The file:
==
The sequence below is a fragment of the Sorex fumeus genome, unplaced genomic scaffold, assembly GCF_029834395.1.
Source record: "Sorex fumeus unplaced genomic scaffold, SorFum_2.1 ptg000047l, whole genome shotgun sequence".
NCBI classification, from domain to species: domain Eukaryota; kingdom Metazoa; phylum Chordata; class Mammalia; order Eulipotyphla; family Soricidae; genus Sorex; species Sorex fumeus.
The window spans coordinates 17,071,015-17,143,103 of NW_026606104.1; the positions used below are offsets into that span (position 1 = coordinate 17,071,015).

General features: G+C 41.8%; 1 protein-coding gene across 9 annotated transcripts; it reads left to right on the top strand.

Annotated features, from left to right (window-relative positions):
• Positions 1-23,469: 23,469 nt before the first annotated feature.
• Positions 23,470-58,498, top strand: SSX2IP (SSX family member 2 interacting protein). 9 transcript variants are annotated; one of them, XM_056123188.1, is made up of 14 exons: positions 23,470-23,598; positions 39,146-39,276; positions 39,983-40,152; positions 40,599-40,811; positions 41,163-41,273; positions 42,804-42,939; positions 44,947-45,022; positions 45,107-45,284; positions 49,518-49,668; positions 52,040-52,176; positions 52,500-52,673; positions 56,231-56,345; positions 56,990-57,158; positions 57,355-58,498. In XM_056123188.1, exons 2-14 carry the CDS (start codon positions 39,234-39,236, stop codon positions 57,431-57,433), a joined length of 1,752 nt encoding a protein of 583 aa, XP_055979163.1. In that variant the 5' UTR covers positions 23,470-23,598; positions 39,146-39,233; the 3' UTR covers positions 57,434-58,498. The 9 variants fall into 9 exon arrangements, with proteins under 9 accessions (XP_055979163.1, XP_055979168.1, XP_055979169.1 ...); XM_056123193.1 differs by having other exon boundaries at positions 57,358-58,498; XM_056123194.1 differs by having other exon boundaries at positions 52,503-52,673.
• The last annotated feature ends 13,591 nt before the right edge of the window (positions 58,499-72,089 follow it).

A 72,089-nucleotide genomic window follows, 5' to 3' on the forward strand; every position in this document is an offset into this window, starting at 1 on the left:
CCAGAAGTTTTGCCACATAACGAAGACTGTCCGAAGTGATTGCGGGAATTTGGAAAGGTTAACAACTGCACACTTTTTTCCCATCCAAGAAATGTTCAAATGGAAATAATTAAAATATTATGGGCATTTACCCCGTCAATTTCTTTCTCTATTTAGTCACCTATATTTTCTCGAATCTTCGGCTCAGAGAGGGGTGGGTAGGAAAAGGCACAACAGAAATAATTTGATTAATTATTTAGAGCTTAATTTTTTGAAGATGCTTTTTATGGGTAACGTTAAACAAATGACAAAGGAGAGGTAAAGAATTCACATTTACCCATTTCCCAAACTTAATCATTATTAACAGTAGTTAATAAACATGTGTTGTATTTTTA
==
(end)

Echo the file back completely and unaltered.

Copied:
The sequence below is a fragment of the Sorex fumeus genome, unplaced genomic scaffold, assembly GCF_029834395.1.
Source record: "Sorex fumeus unplaced genomic scaffold, SorFum_2.1 ptg000047l, whole genome shotgun sequence".
NCBI classification, from domain to species: domain Eukaryota; kingdom Metazoa; phylum Chordata; class Mammalia; order Eulipotyphla; family Soricidae; genus Sorex; species Sorex fumeus.
The window spans coordinates 17,071,015-17,143,103 of NW_026606104.1; the positions used below are offsets into that span (position 1 = coordinate 17,071,015).

General features: G+C 41.8%; 1 protein-coding gene across 9 annotated transcripts; it reads left to right on the top strand.

Annotated features, from left to right (window-relative positions):
• Positions 1-23,469: 23,469 nt before the first annotated feature.
• Positions 23,470-58,498, top strand: SSX2IP (SSX family member 2 interacting protein). 9 transcript variants are annotated; one of them, XM_056123188.1, is made up of 14 exons: positions 23,470-23,598; positions 39,146-39,276; positions 39,983-40,152; positions 40,599-40,811; positions 41,163-41,273; positions 42,804-42,939; positions 44,947-45,022; positions 45,107-45,284; positions 49,518-49,668; positions 52,040-52,176; positions 52,500-52,673; positions 56,231-56,345; positions 56,990-57,158; positions 57,355-58,498. In XM_056123188.1, exons 2-14 carry the CDS (start codon positions 39,234-39,236, stop codon positions 57,431-57,433), a joined length of 1,752 nt encoding a protein of 583 aa, XP_055979163.1. In that variant the 5' UTR covers positions 23,470-23,598; positions 39,146-39,233; the 3' UTR covers positions 57,434-58,498. The 9 variants fall into 9 exon arrangements, with proteins under 9 accessions (XP_055979163.1, XP_055979168.1, XP_055979169.1 ...); XM_056123193.1 differs by having other exon boundaries at positions 57,358-58,498; XM_056123194.1 differs by having other exon boundaries at positions 52,503-52,673.
• The last annotated feature ends 13,591 nt before the right edge of the window (positions 58,499-72,089 follow it).

A 72,089-nucleotide genomic window follows, 5' to 3' on the forward strand; every position in this document is an offset into this window, starting at 1 on the left:
CCAGAAGTTTTGCCACATAACGAAGACTGTCCGAAGTGATTGCGGGAATTTGGAAAGGTTAACAACTGCACACTTTTTTCCCATCCAAGAAATGTTCAAATGGAAATAATTAAAATATTATGGGCATTTACCCCGTCAATTTCTTTCTCTATTTAGTCACCTATATTTTCTCGAATCTTCGGCTCAGAGAGGGGTGGGTAGGAAAAGGCACAACAGAAATAATTTGATTAATTATTTAGAGCTTAATTTTTTGAAGATGCTTTTTATGGGTAACGTTAAACAAATGACAAAGGAGAGGTAAAGAATTCACATTTACCCATTTCCCAAACTTAATCATTATTAACAGTAGTTAATAAACATGTGTTGTATTTTTA